If you’re working remotely for the first time, here are some recommendations I’ve provided my clients who work remotely and/or manage remote teams. The challenge of working from home can be daunting at first, especially if over the years you’ve really enjoyed the energy and ideas that comes through in-person interaction.
Balance your online communications platforms. Zoom, Slack, and other communication platforms will help you feel more connected with your colleagues. And this recent article provides five simple tips for getting more out of web-meetings. But be careful about Slack, text messaging and email conversations that start heating up. If this happens, I recommend moving the conversation to Zoom or a call to sort things out. As we know, email, text messaging and Slack can be easily misunderstood and misconstrued, so be careful about relying on them too much and instead find a good balance.
Establish your weekly working hours in your online calendar, as though you were in an office setting. Stick to these hours as best you can and minimize distractions until you’re off the clock. Some days will be easier than others but build on your successful days by analyzing and reusing methods that are working for you.
Scrutinize your standing meetings. Like most of us, you probably attend too many meetings anyway. The transition to working remotely is your opportunity to review which meetings are essential and which are not. Speak to colleagues who are running meetings to see if you can either stop attending or attending a portion of the meeting where your input is necessary.
Poorly run meetings are a huge timewaster, so try these tips to ensure meetings you’re running or attending are more productive. In short, understand the purpose of each meeting, why each person is attending, and the expected outcomes. These three simple things continue to vex executives and managers. Why? Because unclear and vague communication about the meeting leads to faulty assumptions all around. Clarify assumptions. State the obvious. You may find what was obvious to you was only obvious to you.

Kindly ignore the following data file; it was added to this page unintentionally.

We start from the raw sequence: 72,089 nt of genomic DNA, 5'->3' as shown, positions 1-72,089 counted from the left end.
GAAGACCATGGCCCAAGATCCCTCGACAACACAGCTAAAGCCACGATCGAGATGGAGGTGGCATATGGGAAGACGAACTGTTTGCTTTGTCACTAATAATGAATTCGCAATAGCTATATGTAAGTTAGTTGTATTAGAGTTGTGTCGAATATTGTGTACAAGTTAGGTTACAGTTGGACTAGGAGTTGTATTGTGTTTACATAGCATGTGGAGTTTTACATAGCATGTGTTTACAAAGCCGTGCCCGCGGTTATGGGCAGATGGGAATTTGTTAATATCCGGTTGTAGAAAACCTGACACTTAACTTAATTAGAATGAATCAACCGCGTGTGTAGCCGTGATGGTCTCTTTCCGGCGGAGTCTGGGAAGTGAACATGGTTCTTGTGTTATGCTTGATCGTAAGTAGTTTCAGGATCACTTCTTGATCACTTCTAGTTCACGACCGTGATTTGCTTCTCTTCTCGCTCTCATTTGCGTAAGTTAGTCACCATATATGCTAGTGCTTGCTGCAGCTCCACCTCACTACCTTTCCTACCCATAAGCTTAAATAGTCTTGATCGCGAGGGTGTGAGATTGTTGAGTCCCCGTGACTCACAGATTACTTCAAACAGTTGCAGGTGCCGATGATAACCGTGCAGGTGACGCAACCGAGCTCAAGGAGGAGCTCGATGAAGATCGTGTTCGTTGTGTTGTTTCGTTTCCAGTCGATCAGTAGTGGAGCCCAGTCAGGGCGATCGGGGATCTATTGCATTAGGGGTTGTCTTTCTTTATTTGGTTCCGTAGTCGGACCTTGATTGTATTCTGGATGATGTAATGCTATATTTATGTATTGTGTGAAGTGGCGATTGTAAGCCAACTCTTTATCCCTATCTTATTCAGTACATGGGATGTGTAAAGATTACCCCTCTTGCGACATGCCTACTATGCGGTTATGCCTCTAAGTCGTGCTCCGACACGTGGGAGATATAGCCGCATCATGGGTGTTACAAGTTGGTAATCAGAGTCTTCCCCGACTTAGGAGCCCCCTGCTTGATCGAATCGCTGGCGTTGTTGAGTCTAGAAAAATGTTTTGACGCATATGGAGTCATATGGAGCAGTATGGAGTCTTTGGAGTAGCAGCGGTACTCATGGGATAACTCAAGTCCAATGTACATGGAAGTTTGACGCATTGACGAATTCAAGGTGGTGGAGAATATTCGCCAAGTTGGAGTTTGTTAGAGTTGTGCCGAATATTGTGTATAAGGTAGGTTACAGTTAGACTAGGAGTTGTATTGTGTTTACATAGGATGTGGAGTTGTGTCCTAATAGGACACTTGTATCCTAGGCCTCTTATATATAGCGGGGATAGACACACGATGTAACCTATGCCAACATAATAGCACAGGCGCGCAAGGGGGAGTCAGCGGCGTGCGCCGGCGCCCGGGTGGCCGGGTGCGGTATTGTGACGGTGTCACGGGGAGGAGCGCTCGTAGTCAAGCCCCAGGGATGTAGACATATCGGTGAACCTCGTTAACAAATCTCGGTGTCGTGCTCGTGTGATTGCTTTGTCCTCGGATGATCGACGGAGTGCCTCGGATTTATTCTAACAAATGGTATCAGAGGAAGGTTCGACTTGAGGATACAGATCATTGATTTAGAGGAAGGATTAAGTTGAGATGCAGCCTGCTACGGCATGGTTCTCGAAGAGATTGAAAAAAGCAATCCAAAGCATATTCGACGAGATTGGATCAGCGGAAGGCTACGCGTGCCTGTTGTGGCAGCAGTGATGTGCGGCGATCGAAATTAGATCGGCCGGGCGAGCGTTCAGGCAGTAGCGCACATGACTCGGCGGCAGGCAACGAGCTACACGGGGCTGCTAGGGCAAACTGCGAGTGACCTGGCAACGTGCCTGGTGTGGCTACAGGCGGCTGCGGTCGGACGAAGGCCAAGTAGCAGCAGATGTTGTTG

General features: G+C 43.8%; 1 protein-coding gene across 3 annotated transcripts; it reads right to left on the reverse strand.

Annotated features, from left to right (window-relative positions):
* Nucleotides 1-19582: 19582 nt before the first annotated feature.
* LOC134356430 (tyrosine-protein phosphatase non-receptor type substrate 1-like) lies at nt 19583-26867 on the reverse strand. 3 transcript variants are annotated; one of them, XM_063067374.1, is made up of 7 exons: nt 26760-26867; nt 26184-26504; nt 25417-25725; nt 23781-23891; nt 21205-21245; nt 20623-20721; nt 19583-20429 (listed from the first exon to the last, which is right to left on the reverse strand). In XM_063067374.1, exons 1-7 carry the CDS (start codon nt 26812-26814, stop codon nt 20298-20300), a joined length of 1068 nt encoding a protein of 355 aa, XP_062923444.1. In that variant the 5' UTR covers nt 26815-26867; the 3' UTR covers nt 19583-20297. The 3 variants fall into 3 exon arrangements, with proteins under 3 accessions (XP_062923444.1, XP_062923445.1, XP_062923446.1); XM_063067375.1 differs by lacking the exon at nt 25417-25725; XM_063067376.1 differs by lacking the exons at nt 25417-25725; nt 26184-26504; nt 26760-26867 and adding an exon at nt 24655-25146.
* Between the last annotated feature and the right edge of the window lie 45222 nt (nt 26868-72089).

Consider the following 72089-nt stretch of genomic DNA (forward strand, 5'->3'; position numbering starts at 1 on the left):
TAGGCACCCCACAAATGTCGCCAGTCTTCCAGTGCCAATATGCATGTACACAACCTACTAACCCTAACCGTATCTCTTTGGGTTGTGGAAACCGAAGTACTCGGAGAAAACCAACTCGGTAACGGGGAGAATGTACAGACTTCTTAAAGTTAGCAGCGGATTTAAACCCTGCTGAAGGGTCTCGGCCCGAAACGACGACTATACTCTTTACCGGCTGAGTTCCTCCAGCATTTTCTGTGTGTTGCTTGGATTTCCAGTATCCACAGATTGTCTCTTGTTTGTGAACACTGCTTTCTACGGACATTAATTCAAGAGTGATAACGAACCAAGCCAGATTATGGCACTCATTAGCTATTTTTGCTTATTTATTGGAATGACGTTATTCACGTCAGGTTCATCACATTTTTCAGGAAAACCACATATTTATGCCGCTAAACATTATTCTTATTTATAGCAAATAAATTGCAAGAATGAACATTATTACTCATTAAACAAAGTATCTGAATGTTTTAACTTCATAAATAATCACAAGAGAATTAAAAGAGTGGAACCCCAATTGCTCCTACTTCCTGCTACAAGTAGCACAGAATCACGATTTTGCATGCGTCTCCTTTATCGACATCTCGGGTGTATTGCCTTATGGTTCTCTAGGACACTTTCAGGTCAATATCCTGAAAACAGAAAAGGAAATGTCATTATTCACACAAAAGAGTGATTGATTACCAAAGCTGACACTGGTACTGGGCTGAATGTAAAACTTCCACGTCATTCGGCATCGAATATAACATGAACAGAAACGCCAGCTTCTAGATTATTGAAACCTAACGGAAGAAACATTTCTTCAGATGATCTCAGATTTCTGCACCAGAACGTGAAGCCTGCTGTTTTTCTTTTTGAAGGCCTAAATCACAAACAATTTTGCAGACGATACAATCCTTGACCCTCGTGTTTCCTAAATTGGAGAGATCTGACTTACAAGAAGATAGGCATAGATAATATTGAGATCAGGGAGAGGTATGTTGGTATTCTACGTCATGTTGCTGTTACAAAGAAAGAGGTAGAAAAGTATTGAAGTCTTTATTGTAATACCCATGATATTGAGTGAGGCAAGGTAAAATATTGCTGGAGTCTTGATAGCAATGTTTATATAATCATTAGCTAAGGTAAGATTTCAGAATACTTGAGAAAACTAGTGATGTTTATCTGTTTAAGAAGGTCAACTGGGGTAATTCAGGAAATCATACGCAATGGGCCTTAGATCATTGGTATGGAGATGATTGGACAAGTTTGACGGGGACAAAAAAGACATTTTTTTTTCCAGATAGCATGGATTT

Try scheduling multiple 30-minute sprints of focused activity on your highest value work each day. These sprints should be timed and include a 5-minute rest period to stretch your legs. Just as in running “repeats” at full pace on a track, make sure you block out distractions during and stay focused. These are fun and you’ll be pleased with how productive sprints like these can be.
Check email at most twice a day. The switching costs in moving from high value work to checking email are greater than we realize, especially if we do this frequently. I encourage my clients to check and respond to email twice a day—before, 9.30am and after 3.30pm—and this has worked for many of them. Hopefully, this tip and the others will work for you, too.
Best of luck in your new home-based office. Contact me at firstname.lastname@example.org if I can be of assistance.